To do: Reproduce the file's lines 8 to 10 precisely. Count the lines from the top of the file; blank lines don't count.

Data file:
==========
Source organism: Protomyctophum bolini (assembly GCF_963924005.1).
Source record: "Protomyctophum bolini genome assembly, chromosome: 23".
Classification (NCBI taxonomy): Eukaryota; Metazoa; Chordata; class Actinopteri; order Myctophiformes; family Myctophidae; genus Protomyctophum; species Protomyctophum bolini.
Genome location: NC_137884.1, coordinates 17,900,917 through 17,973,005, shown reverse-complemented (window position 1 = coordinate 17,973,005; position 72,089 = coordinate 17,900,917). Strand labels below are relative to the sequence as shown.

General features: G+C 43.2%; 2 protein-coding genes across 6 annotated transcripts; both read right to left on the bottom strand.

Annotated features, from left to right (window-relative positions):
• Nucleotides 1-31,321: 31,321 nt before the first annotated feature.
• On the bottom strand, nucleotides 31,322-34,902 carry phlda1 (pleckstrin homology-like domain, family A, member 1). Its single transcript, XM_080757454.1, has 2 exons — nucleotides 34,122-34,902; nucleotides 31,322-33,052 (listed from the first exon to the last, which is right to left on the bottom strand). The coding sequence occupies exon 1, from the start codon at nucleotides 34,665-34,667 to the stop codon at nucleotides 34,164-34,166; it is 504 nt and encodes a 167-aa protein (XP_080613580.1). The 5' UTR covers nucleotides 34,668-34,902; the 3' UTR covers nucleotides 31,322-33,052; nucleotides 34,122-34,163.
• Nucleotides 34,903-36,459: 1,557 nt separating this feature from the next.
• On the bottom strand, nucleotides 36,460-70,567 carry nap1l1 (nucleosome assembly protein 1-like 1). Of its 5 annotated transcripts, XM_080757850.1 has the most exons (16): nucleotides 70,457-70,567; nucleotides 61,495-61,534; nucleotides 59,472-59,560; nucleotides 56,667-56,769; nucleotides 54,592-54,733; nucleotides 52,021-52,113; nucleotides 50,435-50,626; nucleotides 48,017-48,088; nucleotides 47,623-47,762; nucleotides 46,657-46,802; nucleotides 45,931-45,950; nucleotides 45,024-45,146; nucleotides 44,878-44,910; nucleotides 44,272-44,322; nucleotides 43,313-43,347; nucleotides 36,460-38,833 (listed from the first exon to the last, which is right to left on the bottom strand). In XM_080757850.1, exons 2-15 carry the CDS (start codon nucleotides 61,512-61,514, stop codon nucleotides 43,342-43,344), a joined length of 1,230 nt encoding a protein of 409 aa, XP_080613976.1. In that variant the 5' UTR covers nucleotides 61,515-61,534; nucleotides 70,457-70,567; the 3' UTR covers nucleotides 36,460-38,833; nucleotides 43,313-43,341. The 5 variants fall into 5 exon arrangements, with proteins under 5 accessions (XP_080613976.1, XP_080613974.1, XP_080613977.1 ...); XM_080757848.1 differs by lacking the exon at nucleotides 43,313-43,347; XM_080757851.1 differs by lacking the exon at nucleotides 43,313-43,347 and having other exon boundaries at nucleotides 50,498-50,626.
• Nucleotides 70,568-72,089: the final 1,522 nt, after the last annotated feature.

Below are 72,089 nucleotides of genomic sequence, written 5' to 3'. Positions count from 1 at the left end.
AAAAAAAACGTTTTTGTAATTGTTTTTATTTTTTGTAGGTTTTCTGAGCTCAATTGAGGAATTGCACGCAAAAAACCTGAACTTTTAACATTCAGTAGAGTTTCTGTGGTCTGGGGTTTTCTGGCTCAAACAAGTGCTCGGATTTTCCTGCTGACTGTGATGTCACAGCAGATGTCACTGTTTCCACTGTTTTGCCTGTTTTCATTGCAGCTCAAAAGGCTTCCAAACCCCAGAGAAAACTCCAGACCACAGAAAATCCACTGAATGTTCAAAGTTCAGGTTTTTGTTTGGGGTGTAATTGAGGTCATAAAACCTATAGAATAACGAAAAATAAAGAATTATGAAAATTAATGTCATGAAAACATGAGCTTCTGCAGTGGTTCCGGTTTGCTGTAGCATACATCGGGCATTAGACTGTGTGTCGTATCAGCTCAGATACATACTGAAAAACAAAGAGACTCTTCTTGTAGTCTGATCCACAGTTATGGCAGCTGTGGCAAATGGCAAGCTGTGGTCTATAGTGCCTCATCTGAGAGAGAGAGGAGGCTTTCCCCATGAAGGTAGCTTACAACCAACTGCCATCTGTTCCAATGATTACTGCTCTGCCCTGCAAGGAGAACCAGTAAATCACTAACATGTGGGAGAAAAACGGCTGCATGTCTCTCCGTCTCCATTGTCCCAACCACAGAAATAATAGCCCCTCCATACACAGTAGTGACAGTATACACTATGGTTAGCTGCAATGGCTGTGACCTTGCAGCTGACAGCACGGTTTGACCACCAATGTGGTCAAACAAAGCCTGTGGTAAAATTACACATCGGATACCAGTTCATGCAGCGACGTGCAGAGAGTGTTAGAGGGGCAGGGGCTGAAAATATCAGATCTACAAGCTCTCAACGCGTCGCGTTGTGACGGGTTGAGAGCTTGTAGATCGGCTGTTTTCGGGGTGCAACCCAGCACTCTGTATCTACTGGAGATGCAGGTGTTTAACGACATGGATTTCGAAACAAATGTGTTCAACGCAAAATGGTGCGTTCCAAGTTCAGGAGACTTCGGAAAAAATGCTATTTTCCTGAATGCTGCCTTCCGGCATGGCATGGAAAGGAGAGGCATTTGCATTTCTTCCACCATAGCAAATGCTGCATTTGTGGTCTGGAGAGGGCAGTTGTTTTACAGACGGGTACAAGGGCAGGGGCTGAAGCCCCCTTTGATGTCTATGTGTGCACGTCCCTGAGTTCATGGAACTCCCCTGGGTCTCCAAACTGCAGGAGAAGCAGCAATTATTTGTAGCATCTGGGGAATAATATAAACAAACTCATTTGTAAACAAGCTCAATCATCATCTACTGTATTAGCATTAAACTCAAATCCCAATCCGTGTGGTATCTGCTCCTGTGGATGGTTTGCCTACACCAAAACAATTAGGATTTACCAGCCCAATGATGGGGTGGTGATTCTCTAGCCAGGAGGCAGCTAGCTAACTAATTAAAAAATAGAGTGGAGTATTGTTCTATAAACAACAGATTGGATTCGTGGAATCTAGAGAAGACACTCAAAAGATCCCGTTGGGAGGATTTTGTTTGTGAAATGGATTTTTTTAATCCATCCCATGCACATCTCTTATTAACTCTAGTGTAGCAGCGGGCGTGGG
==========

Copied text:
• On the bottom strand, nucleotides 31,322-34,902 carry phlda1 (pleckstrin homology-like domain, family A, member 1). Its single transcript, XM_080757454.1, has 2 exons — nucleotides 34,122-34,902; nucleotides 31,322-33,052 (listed from the first exon to the last, which is right to left on the bottom strand). The coding sequence occupies exon 1, from the start codon at nucleotides 34,665-34,667 to the stop codon at nucleotides 34,164-34,166; it is 504 nt and encodes a 167-aa protein (XP_080613580.1). The 5' UTR covers nucleotides 34,668-34,902; the 3' UTR covers nucleotides 31,322-33,052; nucleotides 34,122-34,163.
• Nucleotides 34,903-36,459: 1,557 nt separating this feature from the next.
• On the bottom strand, nucleotides 36,460-70,567 carry nap1l1 (nucleosome assembly protein 1-like 1). Of its 5 annotated transcripts, XM_080757850.1 has the most exons (16): nucleotides 70,457-70,567; nucleotides 61,495-61,534; nucleotides 59,472-59,560; nucleotides 56,667-56,769; nucleotides 54,592-54,733; nucleotides 52,021-52,113; nucleotides 50,435-50,626; nucleotides 48,017-48,088; nucleotides 47,623-47,762; nucleotides 46,657-46,802; nucleotides 45,931-45,950; nucleotides 45,024-45,146; nucleotides 44,878-44,910; nucleotides 44,272-44,322; nucleotides 43,313-43,347; nucleotides 36,460-38,833 (listed from the first exon to the last, which is right to left on the bottom strand). In XM_080757850.1, exons 2-15 carry the CDS (start codon nucleotides 61,512-61,514, stop codon nucleotides 43,342-43,344), a joined length of 1,230 nt encoding a protein of 409 aa, XP_080613976.1. In that variant the 5' UTR covers nucleotides 61,515-61,534; nucleotides 70,457-70,567; the 3' UTR covers nucleotides 36,460-38,833; nucleotides 43,313-43,341. The 5 variants fall into 5 exon arrangements, with proteins under 5 accessions (XP_080613976.1, XP_080613974.1, XP_080613977.1 ...); XM_080757848.1 differs by lacking the exon at nucleotides 43,313-43,347; XM_080757851.1 differs by lacking the exon at nucleotides 43,313-43,347 and having other exon boundaries at nucleotides 50,498-50,626.